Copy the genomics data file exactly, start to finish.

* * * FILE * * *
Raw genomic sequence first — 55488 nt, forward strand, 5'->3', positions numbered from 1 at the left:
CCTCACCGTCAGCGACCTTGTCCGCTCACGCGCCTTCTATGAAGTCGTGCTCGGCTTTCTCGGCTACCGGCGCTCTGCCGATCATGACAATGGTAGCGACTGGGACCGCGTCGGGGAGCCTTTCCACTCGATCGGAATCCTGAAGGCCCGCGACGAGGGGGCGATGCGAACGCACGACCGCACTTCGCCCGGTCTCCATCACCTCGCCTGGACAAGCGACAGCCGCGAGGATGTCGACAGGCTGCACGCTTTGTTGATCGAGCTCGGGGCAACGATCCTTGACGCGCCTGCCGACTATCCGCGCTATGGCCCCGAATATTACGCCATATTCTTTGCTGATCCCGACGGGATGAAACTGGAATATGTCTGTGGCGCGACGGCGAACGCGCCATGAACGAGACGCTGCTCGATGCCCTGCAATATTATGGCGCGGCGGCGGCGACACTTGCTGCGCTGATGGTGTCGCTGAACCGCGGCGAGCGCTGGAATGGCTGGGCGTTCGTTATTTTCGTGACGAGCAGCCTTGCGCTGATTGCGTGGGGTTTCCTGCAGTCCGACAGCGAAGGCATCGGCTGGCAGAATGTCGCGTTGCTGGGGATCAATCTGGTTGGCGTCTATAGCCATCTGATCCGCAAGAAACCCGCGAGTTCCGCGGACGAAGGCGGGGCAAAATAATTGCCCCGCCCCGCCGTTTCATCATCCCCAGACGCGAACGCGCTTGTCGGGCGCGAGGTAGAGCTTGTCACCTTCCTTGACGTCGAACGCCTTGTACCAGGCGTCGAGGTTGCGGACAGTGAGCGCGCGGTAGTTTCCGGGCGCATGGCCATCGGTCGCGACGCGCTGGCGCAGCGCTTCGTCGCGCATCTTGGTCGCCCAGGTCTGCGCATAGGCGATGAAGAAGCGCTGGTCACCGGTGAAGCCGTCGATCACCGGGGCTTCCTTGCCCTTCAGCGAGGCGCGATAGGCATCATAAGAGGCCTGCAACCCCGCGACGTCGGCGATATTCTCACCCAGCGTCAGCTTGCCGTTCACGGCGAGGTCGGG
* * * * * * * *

Raw genomic sequence first — 55488 nt, forward strand, 5'->3', positions numbered from 1 at the left:
CCTCACCGTCAGCGACCTTGTCCGCTCACGCGCCTTCTATGAAGTCGTGCTCGGCTTTCTCGGCTACCGGCGCTCTGCCGATCATGACAATGGTAGCGACTGGGACCGCGTCGGGGAGCCTTTCCACTCGATCGGAATCCTGAAGGCCCGCGACGAGGGGGCGATGCGAACGCACGACCGCACTTCGCCCGGTCTCCATCACCTCGCCTGGACAAGCGACAGCCGCGAGGATGTCGACAGGCTGCACGCTTTGTTGATCGAGCTCGGGGCAACGATCCTTGACGCGCCTGCCGACTATCCGCGCTATGGCCCCGAATATTACGCCATATTCTTTGCTGATCCCGACGGGATGAAACTGGAATATGTCTGTGGCGCGACGGCGAACGCGCCATGAACGAGACGCTGCTCGATGCCCTGCAATATTATGGCGCGGCGGCGGCGACACTTGCTGCGCTGATGGTGTCGCTGAACCGCGGCGAGCGCTGGAATGGCTGGGCGTTCGTTATTTTCGTGACGAGCAGCCTTGCGCTGATTGCGTGGGGTTTCCTGCAGTCCGACAGCGAAGGCATCGGCTGGCAGAATGTCGCGTTGCTGGGGATCAATCTGGTTGGCGTCTATAGCCATCTGATCCGCAAGAAACCCGCGAGTTCCGCGGACGAAGGCGGGGCAAAATAATTGCCCCGCCCCGCCGTTTCATCATCCCCAGACGCGAACGCGCTTGTCGGGCGCGAGGTAGAGCTTGTCACCTTCCTTGACGTCGAACGCCTTGTACCAGGCGTCGAGGTTGCGGACAGTGAGCGCGCGGTAGTTTCCGGGCGCATGGCCATCGGTCGCGACGCGCTGGCGCAGCGCTTCGTCGCGCATCTTGGTCGCCCAGGTCTGCGCATAGGCGATGAAGAAGCGCTGGTCACCGGTGAAGCCGTCGATCACCGGGGCTTCCTTGCCCTTCAGCGAGGCGCGATAGGCATCATAAGAGGCCTGCAACCCCGCGACGTCGGCGATATTCTCACCCAGCGTCAGCTTGCCGTTCACGGCGAGGTCGGG